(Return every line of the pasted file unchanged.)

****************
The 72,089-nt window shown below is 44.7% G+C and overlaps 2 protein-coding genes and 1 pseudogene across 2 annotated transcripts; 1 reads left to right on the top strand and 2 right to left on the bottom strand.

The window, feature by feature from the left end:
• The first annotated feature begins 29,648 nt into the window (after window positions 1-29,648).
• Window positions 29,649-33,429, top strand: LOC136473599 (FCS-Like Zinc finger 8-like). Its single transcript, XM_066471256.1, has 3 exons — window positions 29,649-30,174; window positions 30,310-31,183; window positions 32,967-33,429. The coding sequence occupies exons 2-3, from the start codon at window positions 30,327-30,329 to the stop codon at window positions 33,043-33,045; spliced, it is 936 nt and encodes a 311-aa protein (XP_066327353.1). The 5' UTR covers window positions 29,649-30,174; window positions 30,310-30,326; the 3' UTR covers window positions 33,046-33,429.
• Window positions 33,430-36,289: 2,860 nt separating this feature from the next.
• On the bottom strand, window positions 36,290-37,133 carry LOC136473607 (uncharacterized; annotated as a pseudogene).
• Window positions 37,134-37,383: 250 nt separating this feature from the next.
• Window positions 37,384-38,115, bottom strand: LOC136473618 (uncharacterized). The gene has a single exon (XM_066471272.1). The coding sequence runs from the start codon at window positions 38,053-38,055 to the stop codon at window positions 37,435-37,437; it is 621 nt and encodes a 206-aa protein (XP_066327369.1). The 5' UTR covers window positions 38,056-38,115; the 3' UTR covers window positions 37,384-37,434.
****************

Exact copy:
The 72,089-nt window shown below is 44.7% G+C and overlaps 2 protein-coding genes and 1 pseudogene across 2 annotated transcripts; 1 reads left to right on the top strand and 2 right to left on the bottom strand.

The window, feature by feature from the left end:
• The first annotated feature begins 29,648 nt into the window (after window positions 1-29,648).
• Window positions 29,649-33,429, top strand: LOC136473599 (FCS-Like Zinc finger 8-like). Its single transcript, XM_066471256.1, has 3 exons — window positions 29,649-30,174; window positions 30,310-31,183; window positions 32,967-33,429. The coding sequence occupies exons 2-3, from the start codon at window positions 30,327-30,329 to the stop codon at window positions 33,043-33,045; spliced, it is 936 nt and encodes a 311-aa protein (XP_066327353.1). The 5' UTR covers window positions 29,649-30,174; window positions 30,310-30,326; the 3' UTR covers window positions 33,046-33,429.
• Window positions 33,430-36,289: 2,860 nt separating this feature from the next.
• On the bottom strand, window positions 36,290-37,133 carry LOC136473607 (uncharacterized; annotated as a pseudogene).
• Window positions 37,134-37,383: 250 nt separating this feature from the next.
• Window positions 37,384-38,115, bottom strand: LOC136473618 (uncharacterized). The gene has a single exon (XM_066471272.1). The coding sequence runs from the start codon at window positions 38,053-38,055 to the stop codon at window positions 37,435-37,437; it is 621 nt and encodes a 206-aa protein (XP_066327369.1). The 5' UTR covers window positions 38,056-38,115; the 3' UTR covers window positions 37,384-37,434.